What Is Double Cleansing, and Should You Be Doing It?

We’re big fans of Korean skincare around here. Korea has always remained ahead of the curve when it comes to methods that achieve and maintain youthful, bouncy, and glowing skin. Korean products are backed by serious science, and their beauty culture has long placed an importance on a habitual and indulgent routine — Korean women have been known to use up to ten skincare products every morning and night. 

Double cleansing has been the cornerstone of the Korean method — it is the simplest change to make in your skincare regimen and arguably one of the most important if you experience a litany of skincare issues. If you’re frustrated with your face, unhappy with your makeup application, or you’re just looking to incorporate an inexpensive youth-preserving step into your routine — allow us to demystify the double cleanse. 


What is Double Cleansing?

Before I actually did the research, I assumed that double cleansing just meant washing your face twice. I thought… okay? What’s the big deal about that? Just seems like a waste of product.

Double cleansing actually means using two different types of cleanser to properly remove impurities and effectively cleanse your skin. Korean women understand that by using both an oil-based and a water-based cleanser, you can remove more of the pore clogging and irritating environmental agents that lend themselves to breakouts and loss of elasticity.



Why Double Cleanse?

Water and oil don’t mix. We all remember those science class experiments from grade school, right? Sebum, the “bad oil” that our skin produces naturally, essentially acts as glue within our pores. Sebum attaches to dead skin cells and other impurities and holds them deep in our skin — the recipe for a big fresh blemish.

By using an oil-based cleanser as the first step of your morning and evening skincare routine, you more effectively lift away sebum and other oil-based impurities that a water-based cleanser cannot attach to — such as makeup and SPF.

Following the oil cleanse with a water-based (or glycerin-based) cleanser allows the surfactants (cleansing agents) in this type of cleanser to more effectively penetrate the layers of skin, since you have cleared away the oil barrier that otherwise would prevent this from happening. Water-based impurities, such as sweat and environmental pollutants, can then be properly removed.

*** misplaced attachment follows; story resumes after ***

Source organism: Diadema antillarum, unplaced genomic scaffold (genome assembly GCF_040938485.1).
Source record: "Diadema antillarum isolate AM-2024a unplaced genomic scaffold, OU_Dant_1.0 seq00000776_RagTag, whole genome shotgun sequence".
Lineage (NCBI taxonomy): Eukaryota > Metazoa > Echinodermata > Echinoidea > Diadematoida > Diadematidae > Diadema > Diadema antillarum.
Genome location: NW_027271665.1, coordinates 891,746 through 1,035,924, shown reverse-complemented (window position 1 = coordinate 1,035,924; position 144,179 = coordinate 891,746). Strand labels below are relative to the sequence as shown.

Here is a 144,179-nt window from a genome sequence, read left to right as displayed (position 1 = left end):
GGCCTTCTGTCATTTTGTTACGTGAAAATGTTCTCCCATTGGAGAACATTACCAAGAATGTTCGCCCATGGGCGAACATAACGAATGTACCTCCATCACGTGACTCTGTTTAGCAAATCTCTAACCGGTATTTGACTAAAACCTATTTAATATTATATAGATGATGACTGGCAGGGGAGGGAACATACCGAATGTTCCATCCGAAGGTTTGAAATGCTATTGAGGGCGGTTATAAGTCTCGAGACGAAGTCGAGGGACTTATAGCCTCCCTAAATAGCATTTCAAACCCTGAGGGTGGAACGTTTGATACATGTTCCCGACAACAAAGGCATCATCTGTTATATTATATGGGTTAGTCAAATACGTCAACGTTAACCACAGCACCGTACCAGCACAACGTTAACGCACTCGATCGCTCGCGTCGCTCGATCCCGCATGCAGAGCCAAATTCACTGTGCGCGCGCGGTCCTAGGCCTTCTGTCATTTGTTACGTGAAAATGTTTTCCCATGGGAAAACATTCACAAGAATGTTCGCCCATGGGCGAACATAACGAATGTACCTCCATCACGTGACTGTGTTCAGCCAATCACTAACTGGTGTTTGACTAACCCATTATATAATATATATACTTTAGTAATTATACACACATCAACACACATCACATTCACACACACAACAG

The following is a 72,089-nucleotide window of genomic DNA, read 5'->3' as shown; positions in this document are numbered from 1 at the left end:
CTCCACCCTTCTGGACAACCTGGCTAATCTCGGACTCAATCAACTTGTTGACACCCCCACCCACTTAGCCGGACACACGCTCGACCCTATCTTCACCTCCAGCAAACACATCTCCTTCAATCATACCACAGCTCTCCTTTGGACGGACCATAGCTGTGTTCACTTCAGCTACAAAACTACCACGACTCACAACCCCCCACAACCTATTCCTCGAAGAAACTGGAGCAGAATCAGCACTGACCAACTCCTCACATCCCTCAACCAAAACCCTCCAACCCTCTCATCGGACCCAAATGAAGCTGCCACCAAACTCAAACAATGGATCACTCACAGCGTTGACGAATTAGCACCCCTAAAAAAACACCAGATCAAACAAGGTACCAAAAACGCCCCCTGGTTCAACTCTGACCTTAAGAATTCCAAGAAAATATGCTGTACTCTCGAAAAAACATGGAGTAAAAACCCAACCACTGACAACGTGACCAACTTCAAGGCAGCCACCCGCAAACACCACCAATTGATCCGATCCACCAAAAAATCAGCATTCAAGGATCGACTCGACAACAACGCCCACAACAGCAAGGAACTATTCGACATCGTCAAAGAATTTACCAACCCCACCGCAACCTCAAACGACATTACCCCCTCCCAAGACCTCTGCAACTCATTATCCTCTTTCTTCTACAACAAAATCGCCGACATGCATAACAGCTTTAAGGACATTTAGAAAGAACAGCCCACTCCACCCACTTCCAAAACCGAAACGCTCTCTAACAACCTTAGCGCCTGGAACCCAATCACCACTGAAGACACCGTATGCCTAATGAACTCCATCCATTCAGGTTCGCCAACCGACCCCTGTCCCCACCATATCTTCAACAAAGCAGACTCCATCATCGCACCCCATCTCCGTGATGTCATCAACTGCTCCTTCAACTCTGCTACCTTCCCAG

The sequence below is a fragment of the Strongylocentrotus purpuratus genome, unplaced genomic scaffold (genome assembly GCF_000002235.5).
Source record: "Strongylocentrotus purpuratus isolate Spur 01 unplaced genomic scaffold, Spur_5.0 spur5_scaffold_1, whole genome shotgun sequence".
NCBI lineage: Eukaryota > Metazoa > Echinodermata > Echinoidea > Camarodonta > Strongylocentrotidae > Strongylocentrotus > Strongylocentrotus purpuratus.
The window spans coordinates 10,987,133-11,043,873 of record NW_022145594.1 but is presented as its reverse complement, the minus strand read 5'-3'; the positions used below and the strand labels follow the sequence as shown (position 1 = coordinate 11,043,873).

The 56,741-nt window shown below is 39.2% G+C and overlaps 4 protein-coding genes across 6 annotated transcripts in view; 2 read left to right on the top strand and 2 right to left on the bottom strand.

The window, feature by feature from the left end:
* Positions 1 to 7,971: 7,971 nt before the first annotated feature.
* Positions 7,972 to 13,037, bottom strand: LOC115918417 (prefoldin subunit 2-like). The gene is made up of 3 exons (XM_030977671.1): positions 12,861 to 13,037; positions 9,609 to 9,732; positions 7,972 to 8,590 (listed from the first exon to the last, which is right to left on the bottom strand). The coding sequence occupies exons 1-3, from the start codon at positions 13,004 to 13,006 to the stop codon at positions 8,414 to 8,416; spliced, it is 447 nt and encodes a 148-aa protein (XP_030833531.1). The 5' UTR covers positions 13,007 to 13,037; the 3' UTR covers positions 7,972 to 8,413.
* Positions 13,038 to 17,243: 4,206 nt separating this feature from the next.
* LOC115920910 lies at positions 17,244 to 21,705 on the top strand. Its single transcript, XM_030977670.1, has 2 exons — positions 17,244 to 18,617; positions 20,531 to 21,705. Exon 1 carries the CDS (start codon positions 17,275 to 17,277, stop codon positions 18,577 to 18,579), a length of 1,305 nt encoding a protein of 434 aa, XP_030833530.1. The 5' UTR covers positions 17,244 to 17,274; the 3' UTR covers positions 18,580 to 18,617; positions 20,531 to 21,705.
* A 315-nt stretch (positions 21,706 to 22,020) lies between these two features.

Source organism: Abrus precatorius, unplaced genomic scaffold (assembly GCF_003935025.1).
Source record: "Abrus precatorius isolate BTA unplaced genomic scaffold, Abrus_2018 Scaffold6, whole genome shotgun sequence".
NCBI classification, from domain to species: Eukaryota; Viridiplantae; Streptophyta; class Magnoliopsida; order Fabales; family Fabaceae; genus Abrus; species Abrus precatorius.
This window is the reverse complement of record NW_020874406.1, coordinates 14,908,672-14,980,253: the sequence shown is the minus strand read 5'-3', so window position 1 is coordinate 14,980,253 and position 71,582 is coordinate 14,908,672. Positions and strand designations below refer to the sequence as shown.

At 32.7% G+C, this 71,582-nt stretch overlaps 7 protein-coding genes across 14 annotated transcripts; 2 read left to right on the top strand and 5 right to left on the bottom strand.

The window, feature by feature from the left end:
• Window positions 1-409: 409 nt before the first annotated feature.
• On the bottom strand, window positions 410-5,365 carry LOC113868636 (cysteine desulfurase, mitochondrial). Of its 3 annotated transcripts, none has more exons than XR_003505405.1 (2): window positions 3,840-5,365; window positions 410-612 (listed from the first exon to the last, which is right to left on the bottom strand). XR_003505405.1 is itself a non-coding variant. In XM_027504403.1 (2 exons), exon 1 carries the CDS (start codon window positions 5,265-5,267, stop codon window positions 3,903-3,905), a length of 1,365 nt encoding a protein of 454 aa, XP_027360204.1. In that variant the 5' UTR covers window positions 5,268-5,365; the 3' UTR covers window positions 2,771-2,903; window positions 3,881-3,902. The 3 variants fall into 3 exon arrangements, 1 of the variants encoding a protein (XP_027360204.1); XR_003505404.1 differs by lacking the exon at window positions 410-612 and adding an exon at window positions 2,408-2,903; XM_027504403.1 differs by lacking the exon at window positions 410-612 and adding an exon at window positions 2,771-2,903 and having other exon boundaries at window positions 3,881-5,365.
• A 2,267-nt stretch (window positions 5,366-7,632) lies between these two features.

Double Cleansing with Acne

If you struggle with persistent acne, double cleansing is a blessing in disguise. It seems counterintuitive to treat acne with oil, since oil is what causes breakouts. However, the “bad oil” your skin produces (sebum) only becomes bad when there is an excessive build-up of it — when your skin hasn’t been properly cleansed.  

Sebum is absolutely essential to the health of your skin, as it helps it maintain moisture and contains the antioxidant Vitamin E. When we strip away sebum with harsh cleansers that contain alcohol and salicylic or glycolic acid twice a day, we encourage our skin to overproduce this problematic oil. This overproduction of oil mixed with dehydrated and dead skin cells is what leads to clogged and infected pores.

Instead of breaking down sebum with highly astringent cleansers that are stressful and irritating to our skin, we can balance the oil production by making sure there is never any build-up and our skin is properly hydrated.


Source: @violette_fr


How to Choose Your Products

No matter how many YouTubers or bloggers might try to have you believe otherwise — using a pure carrier oil (such as coconut oil) does not constitute an oil-cleanse. In order for a cleanser to be a cleanser, it must be formulated to contain surfactants. Oil cleansers can come in a variety of consistencies, from thick or thin oils to balms, so consider what you would feel most comfortable with.

Your water-based cleanser that follows should be super gentle, pH balanced with little to no fragrance or alcohol. Think of this cleanse as more of a pampering and moisturizing step and not so much of a “deep clean.” Cleansers really are only meant to clean, so avoid any formulations that claim to treat skin conditions — they usually will contain ingredients that are too harsh for this step in your routine.


Have you tried the double cleansing method? Tell us your thoughts below!

Show Comments +